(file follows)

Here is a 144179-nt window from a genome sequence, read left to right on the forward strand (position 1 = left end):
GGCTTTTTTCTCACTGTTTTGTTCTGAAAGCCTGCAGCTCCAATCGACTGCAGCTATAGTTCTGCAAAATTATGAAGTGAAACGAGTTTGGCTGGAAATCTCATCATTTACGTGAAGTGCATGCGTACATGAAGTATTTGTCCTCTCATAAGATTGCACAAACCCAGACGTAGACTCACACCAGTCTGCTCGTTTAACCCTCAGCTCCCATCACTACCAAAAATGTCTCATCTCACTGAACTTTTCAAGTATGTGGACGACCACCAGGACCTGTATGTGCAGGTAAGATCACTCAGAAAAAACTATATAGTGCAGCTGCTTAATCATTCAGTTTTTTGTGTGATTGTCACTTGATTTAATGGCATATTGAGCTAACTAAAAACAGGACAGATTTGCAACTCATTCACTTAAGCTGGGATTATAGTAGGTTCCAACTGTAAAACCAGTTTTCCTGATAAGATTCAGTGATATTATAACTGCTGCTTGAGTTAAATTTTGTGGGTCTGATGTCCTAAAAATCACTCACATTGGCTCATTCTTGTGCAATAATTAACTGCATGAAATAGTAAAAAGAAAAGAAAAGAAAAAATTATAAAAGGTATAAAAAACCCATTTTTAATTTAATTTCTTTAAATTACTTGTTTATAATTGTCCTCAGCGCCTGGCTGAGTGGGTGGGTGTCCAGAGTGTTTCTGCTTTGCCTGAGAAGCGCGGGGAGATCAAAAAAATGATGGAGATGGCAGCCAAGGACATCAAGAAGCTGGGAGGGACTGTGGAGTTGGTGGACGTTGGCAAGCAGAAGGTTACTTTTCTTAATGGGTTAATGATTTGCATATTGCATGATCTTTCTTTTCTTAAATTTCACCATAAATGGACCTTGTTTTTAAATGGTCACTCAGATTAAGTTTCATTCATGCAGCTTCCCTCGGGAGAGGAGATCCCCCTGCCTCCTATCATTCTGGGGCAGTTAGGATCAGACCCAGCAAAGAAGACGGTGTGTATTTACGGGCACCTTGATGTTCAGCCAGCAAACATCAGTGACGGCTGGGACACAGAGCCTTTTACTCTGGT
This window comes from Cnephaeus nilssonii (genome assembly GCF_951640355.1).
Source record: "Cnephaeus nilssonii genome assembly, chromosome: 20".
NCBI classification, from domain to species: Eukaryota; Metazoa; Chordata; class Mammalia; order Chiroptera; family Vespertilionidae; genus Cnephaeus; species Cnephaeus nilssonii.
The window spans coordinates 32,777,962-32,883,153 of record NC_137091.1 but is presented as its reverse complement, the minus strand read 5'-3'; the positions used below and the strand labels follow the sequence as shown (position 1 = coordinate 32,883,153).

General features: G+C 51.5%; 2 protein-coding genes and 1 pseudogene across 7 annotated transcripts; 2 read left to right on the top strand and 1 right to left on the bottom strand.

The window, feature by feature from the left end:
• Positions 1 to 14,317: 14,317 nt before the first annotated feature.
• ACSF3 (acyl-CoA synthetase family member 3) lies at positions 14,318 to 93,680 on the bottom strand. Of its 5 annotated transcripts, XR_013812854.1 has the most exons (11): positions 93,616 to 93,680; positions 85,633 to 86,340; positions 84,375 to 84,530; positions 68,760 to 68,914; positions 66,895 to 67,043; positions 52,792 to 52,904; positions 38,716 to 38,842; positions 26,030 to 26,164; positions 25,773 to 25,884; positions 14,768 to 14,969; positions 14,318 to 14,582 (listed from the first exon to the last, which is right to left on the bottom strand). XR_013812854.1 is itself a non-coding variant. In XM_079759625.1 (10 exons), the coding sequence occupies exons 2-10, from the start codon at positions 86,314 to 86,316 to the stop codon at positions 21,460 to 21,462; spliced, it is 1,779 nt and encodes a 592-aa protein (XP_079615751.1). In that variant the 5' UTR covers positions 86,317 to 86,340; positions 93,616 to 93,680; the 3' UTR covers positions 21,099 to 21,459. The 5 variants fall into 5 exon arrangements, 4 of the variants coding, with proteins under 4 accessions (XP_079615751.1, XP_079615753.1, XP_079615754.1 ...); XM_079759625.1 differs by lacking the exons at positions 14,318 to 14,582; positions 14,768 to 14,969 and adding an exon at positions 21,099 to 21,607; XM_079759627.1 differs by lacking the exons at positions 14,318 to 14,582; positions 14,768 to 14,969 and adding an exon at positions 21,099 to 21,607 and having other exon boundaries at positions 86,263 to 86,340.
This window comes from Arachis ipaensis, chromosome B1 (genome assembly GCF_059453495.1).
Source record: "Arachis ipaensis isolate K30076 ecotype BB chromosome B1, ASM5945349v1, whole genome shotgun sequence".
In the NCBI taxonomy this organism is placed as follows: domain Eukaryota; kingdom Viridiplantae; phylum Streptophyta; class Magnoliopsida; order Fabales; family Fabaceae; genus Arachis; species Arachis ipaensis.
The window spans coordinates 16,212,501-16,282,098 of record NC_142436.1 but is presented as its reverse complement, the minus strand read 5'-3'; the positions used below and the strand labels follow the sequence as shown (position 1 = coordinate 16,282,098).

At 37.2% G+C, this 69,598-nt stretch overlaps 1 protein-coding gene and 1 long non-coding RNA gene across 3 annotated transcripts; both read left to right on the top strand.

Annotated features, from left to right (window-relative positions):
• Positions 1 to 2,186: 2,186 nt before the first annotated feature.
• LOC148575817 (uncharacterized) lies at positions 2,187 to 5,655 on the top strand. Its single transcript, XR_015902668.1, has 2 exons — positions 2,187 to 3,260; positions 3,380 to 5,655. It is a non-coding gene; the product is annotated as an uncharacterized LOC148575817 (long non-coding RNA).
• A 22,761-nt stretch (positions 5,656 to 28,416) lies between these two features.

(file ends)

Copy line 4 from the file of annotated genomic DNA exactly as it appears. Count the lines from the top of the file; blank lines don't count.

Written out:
Source record: "Cnephaeus nilssonii genome assembly, chromosome: 20".